Hawaii ex-pats to party in San Francisco Bay area
NO beer ban, no controversy; just froth, food, fellowship and football for the more than 3,000 isle ex-pats and the wannabe Hawaii-tied this weekend in San Jose, Calif.
The Hawaii Chamber of Commerce of Northern California and the University of Hawaii Alumni Association are sponsoring the seventh annual Road Warrior Tailgate party in San Jose tomorrow along with local and locally tied businesses in NorCal.
The chamber formed in 1999 and has grown to 2,500 members and more than 50 business supporters.
The focal point is supposedly the game between UH and San Jose State University, but we all know that's only part of it. These former Hawaii folks are getting together to do what we do here at home: to make family where genetic ties are nonexistent.
The UH Alumni Association's sponsorship "is just one example of how we're continuing to build the UH family, no matter where they are," said Kevin Takamori, executive director.
The event actually starts this evening with a pep rally featuring Warriors football coach June Jones, UH Athletic Director Herman Frazier and Takamori.
Tomorrow's 11 a.m. to 3 p.m. tailgate party precedes the game and is cosponsored by Kamehameha Schools, Liberty Mutual, Anheuser Bush Hawaii, Big Sumo, Hukilau Restaurants, Tiki Tiki, Academy of Hawaiian Arts, Rainbowtique and the Hyatt San Jose.
Hukilau Restaurant's San Jose location, one of three, will host the post-game party.
"We started organizing these tailgates in the Bay area, Reno and Fresno since 1999 because we wanted to bring together kamaaina for these games to support our hometown team," said Eric Tao, Hilo-born president of the far-flung Chamber of Commerce chapter.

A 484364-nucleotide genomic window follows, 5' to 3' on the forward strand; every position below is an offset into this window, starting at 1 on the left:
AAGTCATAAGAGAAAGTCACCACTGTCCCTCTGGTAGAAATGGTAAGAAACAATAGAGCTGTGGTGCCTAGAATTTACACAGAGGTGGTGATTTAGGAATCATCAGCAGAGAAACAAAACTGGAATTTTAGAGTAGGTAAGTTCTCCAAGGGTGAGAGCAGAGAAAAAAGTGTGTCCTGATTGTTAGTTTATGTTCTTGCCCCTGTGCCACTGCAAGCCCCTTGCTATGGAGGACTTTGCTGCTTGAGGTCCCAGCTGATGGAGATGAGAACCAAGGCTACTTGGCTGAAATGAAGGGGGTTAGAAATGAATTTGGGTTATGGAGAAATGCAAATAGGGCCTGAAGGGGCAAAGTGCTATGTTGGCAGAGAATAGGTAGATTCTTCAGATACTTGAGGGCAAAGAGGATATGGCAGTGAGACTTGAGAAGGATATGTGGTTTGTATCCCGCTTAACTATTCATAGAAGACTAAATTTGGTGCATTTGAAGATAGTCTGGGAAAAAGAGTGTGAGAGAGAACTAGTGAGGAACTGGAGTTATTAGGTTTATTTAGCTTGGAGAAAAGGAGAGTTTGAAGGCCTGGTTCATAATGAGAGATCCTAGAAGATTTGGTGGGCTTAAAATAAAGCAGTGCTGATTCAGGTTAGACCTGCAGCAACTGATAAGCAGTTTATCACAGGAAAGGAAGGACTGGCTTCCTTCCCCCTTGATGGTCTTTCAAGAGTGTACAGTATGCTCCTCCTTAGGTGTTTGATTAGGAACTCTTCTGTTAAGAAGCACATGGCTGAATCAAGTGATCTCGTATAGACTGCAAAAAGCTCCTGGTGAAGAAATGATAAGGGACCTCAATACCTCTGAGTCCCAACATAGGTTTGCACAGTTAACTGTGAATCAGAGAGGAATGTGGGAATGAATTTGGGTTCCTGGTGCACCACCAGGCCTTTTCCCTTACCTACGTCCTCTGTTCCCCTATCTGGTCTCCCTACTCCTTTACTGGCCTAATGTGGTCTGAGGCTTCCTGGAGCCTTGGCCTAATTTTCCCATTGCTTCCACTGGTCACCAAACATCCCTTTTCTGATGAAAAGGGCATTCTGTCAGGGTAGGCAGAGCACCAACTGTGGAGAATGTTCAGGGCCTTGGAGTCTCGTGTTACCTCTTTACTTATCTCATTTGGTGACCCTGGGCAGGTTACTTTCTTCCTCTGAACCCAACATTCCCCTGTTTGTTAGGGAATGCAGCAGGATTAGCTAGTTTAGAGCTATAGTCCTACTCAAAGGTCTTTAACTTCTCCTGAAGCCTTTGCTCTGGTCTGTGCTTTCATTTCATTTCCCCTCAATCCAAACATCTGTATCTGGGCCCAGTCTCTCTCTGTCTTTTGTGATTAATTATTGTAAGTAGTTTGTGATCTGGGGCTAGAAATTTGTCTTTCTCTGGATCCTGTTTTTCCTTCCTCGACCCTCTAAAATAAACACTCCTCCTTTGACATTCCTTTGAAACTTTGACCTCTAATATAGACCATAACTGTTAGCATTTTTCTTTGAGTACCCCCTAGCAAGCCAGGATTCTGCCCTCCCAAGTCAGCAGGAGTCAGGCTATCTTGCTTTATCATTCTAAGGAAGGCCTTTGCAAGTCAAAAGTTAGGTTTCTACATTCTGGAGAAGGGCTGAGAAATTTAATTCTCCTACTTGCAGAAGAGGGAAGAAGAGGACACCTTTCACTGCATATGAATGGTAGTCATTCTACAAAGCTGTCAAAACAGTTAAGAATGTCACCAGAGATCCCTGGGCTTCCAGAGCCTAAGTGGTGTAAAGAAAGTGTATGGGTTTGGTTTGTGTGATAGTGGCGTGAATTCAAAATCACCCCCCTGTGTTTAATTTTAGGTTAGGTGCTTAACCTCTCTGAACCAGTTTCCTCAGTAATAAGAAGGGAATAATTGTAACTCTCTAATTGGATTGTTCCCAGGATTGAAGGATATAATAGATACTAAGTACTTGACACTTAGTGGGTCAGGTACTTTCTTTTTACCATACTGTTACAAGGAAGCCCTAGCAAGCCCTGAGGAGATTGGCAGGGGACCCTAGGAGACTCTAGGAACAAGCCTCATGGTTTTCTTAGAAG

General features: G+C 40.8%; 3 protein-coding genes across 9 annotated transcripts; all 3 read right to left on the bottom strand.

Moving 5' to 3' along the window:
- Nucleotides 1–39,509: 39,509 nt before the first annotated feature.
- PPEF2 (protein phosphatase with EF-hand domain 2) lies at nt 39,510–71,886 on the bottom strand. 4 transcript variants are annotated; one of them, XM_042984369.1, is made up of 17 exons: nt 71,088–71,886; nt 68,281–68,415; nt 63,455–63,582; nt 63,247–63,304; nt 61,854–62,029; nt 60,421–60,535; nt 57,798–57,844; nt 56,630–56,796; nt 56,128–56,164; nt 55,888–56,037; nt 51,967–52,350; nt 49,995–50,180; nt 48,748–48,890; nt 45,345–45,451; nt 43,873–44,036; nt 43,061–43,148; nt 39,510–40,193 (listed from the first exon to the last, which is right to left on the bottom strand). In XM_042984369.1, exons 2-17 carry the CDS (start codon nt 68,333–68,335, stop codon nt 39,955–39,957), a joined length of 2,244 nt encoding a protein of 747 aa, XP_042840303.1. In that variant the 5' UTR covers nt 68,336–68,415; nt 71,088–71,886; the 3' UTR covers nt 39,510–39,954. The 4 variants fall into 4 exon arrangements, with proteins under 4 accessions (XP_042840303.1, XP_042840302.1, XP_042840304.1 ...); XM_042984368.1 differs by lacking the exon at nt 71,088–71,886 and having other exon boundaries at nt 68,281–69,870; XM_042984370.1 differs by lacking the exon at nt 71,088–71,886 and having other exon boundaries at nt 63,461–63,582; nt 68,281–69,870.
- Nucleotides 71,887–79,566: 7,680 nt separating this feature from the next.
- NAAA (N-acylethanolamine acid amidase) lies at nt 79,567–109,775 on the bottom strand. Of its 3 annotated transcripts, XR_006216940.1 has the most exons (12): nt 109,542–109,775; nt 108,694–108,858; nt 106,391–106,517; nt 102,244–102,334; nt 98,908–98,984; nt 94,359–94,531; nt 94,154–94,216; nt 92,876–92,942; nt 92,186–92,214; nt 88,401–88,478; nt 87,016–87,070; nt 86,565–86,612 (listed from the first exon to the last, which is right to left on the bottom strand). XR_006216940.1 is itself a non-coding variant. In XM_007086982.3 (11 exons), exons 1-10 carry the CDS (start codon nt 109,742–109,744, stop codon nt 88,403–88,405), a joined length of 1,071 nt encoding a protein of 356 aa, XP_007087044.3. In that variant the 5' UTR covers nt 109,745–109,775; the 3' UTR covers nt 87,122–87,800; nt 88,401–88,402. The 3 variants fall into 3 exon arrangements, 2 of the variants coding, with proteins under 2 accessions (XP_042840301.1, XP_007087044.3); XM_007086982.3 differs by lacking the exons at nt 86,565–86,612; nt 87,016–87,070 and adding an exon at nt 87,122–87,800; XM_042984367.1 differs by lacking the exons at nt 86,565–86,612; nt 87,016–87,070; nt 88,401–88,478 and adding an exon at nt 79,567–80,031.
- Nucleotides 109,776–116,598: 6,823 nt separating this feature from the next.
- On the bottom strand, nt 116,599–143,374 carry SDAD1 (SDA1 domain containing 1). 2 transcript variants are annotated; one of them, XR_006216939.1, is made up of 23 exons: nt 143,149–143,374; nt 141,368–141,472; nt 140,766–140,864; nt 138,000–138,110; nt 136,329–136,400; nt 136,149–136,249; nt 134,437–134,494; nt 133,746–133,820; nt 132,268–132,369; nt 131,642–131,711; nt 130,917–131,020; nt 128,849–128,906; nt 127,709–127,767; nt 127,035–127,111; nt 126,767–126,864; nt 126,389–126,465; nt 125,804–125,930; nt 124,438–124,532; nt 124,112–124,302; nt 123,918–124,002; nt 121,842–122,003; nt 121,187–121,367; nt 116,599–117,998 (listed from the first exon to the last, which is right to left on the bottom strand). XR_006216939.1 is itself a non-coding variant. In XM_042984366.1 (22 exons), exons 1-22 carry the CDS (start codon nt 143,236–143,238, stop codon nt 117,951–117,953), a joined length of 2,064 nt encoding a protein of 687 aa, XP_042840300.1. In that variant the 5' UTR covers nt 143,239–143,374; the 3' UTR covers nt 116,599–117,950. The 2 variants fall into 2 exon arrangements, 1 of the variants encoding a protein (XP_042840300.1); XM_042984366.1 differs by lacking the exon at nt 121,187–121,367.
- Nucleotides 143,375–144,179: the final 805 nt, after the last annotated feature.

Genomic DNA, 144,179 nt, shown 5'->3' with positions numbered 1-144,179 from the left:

Some of the sponsors are local, while others are Hawaii-connected Bay Area businesses.
Big Sumo is a company that sells T-shirts with different sumo themes. Tiki Tiki sells lifestyle items such as jewelry, lotions and other products of Hawaii. The Academy "is a nonprofit organization dedicated to promoting all levels of Hawaiian arts and culture," said Daryl Higashi, of the chamber. He is an Aiea grad who has lived on the mainland since 1985. By day, Higashi is the supportive housing finance director for the City and County of San Francisco.
The all-volunteer chamber is comprised primarily of Hawaii ex-pats who "decided to make this their home for now, but also give back to Hawaii at the same time," Higashi said.
While this is primarily a social event, the chamber also hosts fund-raisers and funds scholarships for Hawaii students planning to attend college in the Bay area.
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Erika Engle is a reporter with the Star-Bulletin. Call 529-4302, fax 529-4750 or write to Erika Engle, Honolulu Star-Bulletin, 500 Ala Moana Blvd., No. 7-210, Honolulu, HI 96813. She can also be reached at: email@example.com